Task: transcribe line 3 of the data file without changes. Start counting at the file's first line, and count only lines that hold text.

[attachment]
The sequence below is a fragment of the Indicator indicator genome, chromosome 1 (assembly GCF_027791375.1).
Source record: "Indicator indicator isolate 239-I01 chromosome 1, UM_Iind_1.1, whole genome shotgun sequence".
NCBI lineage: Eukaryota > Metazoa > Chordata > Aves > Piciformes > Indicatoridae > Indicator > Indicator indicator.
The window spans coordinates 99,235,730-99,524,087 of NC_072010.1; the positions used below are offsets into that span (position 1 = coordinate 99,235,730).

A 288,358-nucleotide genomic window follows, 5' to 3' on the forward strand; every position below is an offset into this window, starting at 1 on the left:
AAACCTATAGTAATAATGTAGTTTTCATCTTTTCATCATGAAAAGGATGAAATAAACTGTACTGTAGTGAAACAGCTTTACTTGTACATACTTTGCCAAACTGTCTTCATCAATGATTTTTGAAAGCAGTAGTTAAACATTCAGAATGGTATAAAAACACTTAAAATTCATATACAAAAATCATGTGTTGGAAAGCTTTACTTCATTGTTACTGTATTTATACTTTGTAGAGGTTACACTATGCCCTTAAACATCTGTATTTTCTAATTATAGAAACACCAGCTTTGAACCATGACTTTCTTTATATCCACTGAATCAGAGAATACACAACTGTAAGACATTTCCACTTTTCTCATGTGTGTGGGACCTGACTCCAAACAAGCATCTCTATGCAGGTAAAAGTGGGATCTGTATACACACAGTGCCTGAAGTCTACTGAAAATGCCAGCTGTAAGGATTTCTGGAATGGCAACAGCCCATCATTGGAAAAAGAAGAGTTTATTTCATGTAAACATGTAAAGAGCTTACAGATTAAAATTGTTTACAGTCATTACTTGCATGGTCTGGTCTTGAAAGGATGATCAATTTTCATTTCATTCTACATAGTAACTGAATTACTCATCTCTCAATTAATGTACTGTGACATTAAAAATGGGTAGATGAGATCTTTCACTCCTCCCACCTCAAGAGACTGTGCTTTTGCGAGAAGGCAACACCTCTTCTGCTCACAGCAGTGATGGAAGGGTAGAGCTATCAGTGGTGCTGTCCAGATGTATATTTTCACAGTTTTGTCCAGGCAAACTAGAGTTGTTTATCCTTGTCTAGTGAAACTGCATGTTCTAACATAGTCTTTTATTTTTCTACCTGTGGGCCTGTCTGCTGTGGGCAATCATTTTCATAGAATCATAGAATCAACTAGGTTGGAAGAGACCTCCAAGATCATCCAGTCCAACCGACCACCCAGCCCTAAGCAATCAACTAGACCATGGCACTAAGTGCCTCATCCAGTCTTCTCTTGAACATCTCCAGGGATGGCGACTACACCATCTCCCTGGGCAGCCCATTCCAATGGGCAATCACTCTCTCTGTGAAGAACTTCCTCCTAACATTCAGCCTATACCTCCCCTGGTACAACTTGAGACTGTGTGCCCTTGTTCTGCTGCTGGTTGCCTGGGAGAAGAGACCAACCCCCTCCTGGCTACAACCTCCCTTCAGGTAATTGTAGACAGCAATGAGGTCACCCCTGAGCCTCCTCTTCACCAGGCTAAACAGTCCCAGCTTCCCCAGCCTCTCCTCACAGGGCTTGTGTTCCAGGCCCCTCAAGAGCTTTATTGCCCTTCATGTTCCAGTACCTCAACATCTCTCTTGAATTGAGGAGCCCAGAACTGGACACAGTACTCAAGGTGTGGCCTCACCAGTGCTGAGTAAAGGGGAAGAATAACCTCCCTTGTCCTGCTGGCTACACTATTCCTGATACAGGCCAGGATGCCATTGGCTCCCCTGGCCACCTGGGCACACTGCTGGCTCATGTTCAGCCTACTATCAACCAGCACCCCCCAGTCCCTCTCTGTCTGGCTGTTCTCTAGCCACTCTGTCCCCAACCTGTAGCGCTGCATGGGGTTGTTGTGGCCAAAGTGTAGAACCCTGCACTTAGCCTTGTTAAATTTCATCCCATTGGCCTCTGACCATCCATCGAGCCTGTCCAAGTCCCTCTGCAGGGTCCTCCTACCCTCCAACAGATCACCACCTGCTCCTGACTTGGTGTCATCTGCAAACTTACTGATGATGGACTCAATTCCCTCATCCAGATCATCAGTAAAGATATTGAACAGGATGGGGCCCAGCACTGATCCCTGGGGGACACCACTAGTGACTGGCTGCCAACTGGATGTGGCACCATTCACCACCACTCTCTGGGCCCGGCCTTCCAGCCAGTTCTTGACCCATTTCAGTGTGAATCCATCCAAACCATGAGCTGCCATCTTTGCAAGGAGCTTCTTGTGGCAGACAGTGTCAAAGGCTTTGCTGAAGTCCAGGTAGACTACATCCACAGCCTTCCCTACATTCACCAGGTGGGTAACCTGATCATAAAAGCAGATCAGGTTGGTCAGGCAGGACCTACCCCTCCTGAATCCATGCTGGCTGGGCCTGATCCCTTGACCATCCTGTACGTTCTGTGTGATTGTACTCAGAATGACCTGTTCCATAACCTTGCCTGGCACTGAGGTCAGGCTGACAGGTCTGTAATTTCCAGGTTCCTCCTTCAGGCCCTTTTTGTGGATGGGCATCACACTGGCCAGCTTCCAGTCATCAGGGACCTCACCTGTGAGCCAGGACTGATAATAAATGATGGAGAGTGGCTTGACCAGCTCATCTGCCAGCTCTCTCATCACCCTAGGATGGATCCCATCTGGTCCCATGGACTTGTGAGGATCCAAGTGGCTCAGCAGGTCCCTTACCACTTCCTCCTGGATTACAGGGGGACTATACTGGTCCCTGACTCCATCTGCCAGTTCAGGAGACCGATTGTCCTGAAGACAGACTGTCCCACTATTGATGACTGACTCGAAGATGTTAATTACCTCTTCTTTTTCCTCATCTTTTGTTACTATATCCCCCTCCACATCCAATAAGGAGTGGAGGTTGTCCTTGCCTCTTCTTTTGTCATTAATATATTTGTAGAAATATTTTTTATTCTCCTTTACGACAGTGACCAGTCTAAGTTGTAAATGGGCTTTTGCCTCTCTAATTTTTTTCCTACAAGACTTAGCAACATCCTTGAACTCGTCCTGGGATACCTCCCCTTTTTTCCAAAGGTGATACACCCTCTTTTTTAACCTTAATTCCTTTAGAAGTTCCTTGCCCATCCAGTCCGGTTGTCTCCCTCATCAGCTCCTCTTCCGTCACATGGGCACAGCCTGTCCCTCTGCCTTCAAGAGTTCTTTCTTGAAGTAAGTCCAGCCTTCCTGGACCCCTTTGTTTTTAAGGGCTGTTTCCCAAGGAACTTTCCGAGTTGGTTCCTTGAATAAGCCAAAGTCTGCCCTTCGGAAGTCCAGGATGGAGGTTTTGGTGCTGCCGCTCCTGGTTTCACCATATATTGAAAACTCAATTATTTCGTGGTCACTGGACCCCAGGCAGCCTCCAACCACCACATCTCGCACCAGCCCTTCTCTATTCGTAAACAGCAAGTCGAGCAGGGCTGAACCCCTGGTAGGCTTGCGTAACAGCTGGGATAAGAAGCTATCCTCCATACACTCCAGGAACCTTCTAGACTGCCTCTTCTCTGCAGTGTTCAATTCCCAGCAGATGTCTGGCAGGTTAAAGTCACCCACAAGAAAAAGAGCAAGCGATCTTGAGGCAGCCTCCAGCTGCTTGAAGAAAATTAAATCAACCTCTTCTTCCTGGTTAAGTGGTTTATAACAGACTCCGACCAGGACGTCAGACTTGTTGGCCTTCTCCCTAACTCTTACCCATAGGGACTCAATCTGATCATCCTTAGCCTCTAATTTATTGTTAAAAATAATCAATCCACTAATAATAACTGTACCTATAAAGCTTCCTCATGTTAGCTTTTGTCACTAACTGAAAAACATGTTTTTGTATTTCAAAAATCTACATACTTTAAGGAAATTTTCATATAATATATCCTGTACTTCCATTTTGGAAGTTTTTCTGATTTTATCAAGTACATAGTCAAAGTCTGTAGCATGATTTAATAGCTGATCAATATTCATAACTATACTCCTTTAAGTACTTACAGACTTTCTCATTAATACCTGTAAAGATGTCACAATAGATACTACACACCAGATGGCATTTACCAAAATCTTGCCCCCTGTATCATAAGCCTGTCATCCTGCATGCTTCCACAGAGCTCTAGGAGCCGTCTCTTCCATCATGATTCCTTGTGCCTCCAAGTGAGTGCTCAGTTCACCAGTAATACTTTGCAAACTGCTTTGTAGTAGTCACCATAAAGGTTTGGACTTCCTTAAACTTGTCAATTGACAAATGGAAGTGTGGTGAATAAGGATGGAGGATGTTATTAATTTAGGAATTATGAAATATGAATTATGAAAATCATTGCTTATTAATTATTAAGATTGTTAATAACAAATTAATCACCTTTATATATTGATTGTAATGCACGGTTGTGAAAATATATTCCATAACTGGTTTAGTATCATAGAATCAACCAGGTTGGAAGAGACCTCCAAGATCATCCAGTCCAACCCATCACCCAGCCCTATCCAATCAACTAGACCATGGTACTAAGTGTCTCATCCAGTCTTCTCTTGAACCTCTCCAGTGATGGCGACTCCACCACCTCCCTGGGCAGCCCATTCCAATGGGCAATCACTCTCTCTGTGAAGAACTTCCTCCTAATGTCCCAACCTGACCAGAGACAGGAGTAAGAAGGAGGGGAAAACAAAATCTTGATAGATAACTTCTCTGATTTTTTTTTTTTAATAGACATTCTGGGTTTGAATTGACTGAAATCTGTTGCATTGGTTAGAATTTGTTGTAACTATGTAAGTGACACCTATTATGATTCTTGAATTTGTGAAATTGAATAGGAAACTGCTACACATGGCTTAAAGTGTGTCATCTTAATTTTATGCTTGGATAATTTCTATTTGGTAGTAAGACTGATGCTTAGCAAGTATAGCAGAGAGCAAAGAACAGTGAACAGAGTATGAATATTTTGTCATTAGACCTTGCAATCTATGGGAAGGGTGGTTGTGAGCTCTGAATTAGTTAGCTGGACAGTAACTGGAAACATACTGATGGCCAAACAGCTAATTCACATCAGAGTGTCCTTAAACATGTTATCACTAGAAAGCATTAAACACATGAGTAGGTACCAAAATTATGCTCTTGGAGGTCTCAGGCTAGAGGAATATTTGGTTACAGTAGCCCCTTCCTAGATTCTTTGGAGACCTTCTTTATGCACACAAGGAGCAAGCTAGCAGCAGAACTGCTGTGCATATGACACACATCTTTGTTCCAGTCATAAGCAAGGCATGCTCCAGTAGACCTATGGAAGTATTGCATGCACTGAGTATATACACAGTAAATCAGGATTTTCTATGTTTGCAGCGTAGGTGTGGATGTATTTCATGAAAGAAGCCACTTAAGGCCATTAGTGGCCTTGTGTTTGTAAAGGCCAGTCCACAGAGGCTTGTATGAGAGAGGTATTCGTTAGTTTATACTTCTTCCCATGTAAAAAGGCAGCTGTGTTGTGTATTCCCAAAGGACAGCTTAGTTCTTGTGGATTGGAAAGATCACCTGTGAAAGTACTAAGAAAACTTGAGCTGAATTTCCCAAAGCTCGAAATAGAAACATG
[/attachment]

NCBI lineage: Eukaryota > Metazoa > Chordata > Aves > Piciformes > Indicatoridae > Indicator > Indicator indicator.